The Bats: The Guilty Office

Kim Kirkpatrick: A frustrating life experience we all share is waiting, and more often then not satisfaction is not the end result, right? How about a happy ending this time? I wait and wait for new music from The Bats. I wait for more of their melodies, their comfortable interplay, and I look forward to experiencing new musical swirling and floating pleasure in my head and heart. The Bats may not surface as often as I'd like but astoundingly the original line up has remained in tact for 25 years, half a dozen albums and several world tours. I was fortunate early on to catch a small club appearance by The Bats thanks to an insistent friend (Mike of Slumberland) and it was an invigorating, pop rockin' experience I'll always remember. I can still picture Mike smiling, eyes shut, his head swinging trance like to the jangle and pulse of The Bats. The band's songs (especially early on) were most often fast and driven hard by clean electric rhythm guitar. As a fan(atic) you'd rise up on these sonic waves, ride them gleefully, enjoy the blissful balance of it all, and really hope the wave never broke. It did of course but another wave of pleasure was right behind.

Leading The Bats is Robert Scott (also of The Clean), the main vocalist, songwriter, and rhythm guitarist. The bassist, Paul Kean slips along and punches through the melodies with a unique style and tone. Kaye Woodward always has a concise solo, color, or melody to enhance the structure and direction of their songs. Malcolm Grant's drumming holds it all together and moving forward with a particularly bouncy, light touch that really adds to the pleasure that is The Bats.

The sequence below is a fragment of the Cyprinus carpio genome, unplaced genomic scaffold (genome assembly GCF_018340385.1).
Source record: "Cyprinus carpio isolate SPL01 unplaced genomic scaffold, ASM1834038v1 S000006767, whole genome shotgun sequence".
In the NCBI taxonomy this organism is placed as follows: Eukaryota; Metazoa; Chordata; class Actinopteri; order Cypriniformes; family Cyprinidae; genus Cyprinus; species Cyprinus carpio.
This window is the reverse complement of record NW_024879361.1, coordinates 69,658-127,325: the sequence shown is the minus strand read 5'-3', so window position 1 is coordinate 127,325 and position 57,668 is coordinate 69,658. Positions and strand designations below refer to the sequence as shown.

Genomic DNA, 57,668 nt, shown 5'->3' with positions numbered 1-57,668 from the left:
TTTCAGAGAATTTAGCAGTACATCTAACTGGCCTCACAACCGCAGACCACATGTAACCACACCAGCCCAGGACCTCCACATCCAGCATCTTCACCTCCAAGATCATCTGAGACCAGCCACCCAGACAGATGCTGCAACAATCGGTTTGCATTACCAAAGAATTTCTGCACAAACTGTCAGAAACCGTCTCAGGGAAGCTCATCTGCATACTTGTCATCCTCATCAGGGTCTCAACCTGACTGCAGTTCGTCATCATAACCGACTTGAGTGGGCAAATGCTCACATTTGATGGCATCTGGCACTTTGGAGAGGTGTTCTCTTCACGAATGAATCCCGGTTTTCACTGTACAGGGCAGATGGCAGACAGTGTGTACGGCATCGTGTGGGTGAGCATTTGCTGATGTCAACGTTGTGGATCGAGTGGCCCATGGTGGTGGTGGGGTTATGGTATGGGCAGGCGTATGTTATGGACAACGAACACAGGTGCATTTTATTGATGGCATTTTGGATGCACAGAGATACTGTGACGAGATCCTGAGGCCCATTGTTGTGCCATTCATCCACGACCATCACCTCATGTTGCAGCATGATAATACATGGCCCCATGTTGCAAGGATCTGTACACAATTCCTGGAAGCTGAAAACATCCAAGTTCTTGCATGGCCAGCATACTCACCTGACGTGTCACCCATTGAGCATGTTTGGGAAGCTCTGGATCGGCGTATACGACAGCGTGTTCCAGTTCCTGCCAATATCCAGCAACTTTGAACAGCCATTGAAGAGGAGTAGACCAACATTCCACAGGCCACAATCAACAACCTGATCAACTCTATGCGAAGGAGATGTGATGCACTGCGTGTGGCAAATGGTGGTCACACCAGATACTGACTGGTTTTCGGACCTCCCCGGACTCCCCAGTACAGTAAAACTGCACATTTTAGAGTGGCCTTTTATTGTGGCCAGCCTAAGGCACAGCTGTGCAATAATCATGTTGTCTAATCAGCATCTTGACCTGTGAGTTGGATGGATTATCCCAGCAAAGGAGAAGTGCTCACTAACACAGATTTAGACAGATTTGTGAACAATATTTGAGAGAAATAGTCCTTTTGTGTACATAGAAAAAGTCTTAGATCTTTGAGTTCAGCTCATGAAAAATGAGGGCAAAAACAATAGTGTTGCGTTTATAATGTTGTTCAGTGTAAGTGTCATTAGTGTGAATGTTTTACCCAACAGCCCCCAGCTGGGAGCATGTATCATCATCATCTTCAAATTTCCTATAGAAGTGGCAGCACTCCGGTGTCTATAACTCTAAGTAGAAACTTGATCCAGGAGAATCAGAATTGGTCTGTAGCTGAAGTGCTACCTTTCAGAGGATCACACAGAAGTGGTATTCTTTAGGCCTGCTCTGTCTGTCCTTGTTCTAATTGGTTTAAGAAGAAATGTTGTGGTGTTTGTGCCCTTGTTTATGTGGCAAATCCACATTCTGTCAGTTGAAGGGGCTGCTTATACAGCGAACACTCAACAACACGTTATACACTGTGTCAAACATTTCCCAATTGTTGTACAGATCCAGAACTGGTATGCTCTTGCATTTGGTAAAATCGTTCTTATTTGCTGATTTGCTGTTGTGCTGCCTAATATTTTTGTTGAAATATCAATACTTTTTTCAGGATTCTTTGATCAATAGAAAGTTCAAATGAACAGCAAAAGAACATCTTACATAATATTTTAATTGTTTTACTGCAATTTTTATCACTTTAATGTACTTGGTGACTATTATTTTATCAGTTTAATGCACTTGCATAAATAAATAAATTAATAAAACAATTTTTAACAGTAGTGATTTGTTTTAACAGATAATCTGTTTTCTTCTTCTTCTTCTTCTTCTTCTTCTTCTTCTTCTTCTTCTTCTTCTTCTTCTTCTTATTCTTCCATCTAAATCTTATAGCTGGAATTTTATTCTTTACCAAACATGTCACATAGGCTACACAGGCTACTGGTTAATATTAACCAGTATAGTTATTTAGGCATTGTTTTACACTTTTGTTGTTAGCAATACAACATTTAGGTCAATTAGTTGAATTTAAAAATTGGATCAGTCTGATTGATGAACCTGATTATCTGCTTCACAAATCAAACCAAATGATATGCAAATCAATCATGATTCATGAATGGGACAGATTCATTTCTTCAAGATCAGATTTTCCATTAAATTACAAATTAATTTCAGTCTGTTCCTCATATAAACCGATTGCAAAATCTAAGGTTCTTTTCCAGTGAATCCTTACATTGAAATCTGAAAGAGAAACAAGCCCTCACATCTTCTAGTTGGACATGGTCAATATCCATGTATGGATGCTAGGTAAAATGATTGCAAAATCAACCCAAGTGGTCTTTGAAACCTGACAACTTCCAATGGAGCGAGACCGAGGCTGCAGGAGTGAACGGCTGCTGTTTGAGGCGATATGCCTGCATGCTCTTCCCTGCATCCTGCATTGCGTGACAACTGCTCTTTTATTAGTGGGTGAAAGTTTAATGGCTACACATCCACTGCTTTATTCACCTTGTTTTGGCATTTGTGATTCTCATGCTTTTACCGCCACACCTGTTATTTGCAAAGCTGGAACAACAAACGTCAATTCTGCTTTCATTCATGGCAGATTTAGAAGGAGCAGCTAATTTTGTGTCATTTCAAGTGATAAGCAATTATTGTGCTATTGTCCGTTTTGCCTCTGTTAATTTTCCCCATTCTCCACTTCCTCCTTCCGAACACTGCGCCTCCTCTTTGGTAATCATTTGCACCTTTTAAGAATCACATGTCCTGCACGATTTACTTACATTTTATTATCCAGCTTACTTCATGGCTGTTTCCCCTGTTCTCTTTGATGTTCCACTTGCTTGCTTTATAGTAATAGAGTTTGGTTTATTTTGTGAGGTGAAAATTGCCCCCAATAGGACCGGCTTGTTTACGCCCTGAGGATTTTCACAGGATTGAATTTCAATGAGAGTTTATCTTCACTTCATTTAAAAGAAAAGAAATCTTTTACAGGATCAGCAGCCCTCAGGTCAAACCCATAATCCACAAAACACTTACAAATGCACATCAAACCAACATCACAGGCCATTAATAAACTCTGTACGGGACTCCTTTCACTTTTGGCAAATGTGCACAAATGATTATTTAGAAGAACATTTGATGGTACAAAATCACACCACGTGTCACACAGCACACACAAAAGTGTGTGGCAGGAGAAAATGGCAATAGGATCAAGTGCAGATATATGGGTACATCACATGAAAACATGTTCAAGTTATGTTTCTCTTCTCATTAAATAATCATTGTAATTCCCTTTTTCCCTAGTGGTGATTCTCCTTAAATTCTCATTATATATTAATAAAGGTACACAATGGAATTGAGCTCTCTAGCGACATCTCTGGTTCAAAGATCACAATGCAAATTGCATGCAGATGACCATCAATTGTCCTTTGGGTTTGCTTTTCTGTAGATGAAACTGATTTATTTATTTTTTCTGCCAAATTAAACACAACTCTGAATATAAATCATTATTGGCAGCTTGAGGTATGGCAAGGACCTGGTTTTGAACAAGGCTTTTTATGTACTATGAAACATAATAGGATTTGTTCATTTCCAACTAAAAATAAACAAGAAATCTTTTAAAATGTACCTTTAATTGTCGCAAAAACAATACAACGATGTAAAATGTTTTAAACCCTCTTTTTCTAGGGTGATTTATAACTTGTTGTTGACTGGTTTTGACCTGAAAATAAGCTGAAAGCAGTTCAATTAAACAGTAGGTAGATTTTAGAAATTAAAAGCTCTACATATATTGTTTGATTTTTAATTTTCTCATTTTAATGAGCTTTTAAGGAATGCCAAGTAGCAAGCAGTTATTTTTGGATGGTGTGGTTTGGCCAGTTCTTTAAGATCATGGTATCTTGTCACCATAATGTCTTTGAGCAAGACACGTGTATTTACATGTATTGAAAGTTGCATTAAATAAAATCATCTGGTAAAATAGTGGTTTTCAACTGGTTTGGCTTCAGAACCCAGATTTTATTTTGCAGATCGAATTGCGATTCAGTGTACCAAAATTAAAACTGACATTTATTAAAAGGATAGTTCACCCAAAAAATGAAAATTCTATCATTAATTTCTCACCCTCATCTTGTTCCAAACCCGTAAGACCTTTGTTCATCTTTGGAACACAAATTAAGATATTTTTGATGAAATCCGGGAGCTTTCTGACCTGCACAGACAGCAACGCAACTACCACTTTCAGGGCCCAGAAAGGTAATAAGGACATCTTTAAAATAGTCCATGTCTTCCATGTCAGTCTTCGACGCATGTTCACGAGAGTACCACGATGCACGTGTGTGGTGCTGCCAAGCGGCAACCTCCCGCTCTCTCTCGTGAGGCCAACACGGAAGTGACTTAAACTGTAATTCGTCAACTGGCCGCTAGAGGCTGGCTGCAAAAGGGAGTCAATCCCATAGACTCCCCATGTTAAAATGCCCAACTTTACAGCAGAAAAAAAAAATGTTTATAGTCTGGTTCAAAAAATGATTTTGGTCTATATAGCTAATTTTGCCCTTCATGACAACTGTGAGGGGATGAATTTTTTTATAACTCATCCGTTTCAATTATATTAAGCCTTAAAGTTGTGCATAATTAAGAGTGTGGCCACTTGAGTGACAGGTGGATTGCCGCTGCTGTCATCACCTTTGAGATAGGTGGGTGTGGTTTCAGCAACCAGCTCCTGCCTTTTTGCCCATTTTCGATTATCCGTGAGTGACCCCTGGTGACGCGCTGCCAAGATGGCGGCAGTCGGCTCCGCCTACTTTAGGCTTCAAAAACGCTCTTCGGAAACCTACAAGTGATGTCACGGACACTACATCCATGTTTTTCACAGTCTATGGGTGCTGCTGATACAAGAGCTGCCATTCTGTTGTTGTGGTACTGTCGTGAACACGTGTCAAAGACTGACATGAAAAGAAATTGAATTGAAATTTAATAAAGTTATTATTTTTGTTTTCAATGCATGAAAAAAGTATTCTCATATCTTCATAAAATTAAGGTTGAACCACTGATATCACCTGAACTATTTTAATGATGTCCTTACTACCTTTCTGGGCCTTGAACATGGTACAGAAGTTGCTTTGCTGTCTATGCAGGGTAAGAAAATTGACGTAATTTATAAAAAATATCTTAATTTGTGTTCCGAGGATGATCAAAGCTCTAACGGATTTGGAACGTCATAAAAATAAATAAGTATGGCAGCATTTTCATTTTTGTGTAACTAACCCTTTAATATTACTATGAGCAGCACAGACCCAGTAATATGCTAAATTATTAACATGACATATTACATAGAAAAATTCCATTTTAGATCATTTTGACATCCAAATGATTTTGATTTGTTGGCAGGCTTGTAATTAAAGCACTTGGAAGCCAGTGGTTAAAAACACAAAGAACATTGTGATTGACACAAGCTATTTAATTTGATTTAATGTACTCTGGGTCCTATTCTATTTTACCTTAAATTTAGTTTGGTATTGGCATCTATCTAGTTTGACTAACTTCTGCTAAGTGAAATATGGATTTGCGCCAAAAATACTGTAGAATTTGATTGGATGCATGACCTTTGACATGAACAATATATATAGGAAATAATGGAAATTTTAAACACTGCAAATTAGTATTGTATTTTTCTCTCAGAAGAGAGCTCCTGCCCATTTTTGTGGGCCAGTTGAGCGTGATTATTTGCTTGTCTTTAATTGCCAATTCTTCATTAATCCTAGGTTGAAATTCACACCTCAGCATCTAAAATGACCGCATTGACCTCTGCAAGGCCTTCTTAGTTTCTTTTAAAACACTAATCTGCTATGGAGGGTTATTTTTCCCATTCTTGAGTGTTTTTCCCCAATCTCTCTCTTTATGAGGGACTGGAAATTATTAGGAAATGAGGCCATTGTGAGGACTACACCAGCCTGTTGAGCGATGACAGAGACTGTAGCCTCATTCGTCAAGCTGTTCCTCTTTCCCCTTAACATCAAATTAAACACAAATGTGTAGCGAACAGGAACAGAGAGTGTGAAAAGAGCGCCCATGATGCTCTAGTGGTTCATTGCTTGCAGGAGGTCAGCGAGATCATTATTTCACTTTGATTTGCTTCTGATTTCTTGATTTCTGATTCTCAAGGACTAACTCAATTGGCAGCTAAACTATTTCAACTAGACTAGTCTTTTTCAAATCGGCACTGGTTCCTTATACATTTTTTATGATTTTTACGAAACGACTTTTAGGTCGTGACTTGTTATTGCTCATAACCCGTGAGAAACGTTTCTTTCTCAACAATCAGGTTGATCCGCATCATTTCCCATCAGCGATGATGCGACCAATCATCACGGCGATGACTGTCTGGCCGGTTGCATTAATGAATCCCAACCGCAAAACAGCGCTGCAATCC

Another pleasure for me personally is their combination of a Vox AC30 and Fender Twin Reverb amps, both classic equipment for decades of rock music. A simple comparison could describe the Vox as one of clarity and sparkle as compared to the Fender Twin's loud, muscular tone. I love so much music that utilizes either of these amps (do some research if you are so inclined) but I particularly like the Fender Twin's breathing, smooth lower register tone. I love to hear the driven amp tones, the subtle use of analog effects, and tasteful sonic touches.

All of this is masterfully present on The Guilty Office, along with the addition of strings, a harp, and an accordion. This newest release lingers more at a mid to slower pace, but as always the songs are compelling and grow with repeated listening. Lyrics about relationships, observations, even seemingly timeless tales continue to flow with refinement from Mr. Scott. The Bats create beautiful, catchy, intelligent music whenever they gather together. If you are new to The Bats The Guilty Office is a fine starting point and not as pricey as some material appears to have gotten. Other additions would be the band compiled best of (import), Thousands of Tiny Luminous Spheres, another import, Compiletely Bats pulls together early material, and Fear of God or Daddy's Highway are also solid releases.

Lots of info about The Bats at this site.

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